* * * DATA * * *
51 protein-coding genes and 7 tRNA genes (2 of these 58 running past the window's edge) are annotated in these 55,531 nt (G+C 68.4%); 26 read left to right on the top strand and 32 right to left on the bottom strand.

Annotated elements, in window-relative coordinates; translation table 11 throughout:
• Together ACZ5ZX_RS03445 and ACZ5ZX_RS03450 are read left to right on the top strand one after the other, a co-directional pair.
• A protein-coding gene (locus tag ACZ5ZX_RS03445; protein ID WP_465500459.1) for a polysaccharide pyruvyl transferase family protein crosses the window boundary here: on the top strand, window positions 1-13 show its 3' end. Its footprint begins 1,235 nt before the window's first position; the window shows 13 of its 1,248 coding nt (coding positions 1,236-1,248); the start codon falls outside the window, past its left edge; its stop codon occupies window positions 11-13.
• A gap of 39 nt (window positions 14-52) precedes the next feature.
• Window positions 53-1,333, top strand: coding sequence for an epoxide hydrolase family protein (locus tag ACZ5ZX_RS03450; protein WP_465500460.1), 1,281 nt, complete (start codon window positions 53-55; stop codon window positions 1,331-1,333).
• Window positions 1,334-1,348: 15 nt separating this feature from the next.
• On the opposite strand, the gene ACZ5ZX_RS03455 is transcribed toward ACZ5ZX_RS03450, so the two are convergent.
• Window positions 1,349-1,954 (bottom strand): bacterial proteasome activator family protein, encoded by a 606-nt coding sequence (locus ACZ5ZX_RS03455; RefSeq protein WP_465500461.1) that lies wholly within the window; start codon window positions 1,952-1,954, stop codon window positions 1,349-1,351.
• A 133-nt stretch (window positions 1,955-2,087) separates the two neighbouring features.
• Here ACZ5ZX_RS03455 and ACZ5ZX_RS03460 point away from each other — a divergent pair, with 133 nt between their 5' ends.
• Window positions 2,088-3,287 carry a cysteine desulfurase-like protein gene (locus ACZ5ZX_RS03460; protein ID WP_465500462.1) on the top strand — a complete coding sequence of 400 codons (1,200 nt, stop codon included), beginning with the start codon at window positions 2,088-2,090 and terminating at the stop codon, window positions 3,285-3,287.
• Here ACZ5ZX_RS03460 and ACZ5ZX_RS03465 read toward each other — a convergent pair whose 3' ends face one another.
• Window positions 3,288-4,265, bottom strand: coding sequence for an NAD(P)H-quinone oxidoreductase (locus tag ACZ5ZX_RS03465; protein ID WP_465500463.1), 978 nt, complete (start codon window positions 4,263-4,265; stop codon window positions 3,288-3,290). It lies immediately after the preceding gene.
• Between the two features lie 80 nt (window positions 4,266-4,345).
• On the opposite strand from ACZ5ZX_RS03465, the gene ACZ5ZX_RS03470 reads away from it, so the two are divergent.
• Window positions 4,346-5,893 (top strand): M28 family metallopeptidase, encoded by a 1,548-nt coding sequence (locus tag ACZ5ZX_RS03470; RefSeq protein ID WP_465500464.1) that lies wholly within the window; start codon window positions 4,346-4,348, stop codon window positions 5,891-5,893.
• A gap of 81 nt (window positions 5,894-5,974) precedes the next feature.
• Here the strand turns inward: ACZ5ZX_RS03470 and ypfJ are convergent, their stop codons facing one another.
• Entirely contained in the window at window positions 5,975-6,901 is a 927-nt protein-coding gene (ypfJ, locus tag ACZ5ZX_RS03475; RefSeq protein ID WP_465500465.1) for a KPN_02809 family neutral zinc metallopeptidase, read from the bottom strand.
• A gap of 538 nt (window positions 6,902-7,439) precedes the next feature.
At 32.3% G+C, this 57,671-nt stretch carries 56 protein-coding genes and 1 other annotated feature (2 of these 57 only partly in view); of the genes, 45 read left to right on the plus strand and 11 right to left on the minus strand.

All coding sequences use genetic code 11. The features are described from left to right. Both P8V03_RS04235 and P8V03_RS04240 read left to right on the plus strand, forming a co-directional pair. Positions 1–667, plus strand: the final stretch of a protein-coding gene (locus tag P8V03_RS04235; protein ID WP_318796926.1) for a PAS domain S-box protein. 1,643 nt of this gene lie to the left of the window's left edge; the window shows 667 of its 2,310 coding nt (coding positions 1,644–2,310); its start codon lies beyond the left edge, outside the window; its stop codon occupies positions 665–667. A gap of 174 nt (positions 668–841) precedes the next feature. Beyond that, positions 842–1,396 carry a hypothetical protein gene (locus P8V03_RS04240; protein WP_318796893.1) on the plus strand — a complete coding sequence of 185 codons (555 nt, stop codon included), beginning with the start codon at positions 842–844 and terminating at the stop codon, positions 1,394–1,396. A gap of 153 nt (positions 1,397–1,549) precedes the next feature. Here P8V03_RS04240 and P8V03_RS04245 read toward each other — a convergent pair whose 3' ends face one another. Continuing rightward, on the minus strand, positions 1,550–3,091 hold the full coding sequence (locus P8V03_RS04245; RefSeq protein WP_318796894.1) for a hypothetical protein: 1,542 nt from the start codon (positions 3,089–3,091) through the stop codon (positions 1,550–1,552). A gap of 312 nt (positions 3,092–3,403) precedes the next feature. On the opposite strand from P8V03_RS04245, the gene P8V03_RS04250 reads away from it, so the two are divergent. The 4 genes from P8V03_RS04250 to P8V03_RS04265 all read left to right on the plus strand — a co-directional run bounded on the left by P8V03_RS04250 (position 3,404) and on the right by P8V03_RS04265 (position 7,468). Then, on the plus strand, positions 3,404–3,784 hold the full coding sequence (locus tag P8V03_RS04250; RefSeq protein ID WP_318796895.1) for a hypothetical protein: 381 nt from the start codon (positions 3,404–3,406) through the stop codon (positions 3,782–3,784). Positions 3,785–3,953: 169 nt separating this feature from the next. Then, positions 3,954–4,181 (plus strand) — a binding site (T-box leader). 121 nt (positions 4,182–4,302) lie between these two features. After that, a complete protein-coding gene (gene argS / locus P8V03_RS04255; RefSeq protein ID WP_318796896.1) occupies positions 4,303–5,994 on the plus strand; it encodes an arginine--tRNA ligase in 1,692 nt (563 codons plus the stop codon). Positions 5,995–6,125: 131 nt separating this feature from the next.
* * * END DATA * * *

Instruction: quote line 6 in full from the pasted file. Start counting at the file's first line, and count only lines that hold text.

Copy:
• Window positions 53-1,333, top strand: coding sequence for an epoxide hydrolase family protein (locus tag ACZ5ZX_RS03450; protein WP_465500460.1), 1,281 nt, complete (start codon window positions 53-55; stop codon window positions 1,331-1,333).